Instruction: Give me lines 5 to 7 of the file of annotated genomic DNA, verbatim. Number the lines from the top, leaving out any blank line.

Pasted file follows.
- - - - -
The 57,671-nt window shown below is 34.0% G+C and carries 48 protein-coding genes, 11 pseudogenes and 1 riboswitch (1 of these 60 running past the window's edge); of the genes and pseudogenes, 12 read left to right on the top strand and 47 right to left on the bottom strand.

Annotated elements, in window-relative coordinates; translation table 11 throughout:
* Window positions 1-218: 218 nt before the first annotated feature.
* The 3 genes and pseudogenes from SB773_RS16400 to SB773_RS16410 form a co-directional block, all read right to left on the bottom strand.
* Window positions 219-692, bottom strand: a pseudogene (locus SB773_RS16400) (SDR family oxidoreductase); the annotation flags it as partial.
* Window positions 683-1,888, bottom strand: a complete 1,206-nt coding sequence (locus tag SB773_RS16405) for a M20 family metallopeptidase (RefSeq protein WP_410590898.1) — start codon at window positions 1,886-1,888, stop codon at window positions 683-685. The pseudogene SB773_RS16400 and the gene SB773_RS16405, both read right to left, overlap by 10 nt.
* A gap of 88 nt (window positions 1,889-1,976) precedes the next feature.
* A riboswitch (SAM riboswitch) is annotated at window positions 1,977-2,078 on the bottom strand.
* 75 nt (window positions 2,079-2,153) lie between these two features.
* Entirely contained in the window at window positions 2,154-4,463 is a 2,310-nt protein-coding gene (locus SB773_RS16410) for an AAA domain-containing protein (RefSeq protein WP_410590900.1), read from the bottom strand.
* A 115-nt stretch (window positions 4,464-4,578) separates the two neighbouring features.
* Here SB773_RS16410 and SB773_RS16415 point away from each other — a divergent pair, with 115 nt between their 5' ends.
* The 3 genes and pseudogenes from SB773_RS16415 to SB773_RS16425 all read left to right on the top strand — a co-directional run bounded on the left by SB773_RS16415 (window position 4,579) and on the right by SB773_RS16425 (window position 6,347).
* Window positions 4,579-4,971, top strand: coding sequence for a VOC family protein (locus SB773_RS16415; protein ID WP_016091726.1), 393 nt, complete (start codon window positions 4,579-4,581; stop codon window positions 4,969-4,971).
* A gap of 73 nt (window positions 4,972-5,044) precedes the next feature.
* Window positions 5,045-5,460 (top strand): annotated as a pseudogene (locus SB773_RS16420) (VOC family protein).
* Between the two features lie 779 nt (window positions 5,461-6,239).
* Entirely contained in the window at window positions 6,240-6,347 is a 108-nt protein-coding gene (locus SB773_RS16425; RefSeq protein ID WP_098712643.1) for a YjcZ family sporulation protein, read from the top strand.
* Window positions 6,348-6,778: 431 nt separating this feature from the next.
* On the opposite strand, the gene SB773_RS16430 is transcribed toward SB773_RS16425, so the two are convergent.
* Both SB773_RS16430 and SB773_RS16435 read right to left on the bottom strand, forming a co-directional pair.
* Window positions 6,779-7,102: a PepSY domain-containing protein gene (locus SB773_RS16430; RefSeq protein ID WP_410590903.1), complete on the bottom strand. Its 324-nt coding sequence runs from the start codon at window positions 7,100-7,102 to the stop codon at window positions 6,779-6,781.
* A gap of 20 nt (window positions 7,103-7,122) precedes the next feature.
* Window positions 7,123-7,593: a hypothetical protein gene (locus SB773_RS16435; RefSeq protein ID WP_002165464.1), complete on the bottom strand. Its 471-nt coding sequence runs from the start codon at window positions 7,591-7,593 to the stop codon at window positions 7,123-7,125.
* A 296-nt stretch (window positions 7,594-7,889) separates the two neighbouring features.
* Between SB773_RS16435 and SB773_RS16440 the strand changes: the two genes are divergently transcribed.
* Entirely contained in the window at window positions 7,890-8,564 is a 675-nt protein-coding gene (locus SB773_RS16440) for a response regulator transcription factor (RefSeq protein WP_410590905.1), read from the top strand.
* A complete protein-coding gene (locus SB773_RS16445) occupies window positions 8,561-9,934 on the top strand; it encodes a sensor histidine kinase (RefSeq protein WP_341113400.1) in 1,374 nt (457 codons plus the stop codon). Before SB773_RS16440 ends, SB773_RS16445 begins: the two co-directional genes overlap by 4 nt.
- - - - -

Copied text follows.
* Window positions 219-692, bottom strand: a pseudogene (locus SB773_RS16400) (SDR family oxidoreductase); the annotation flags it as partial.
* Window positions 683-1,888, bottom strand: a complete 1,206-nt coding sequence (locus tag SB773_RS16405) for a M20 family metallopeptidase (RefSeq protein WP_410590898.1) — start codon at window positions 1,886-1,888, stop codon at window positions 683-685. The pseudogene SB773_RS16400 and the gene SB773_RS16405, both read right to left, overlap by 10 nt.
* A gap of 88 nt (window positions 1,889-1,976) precedes the next feature.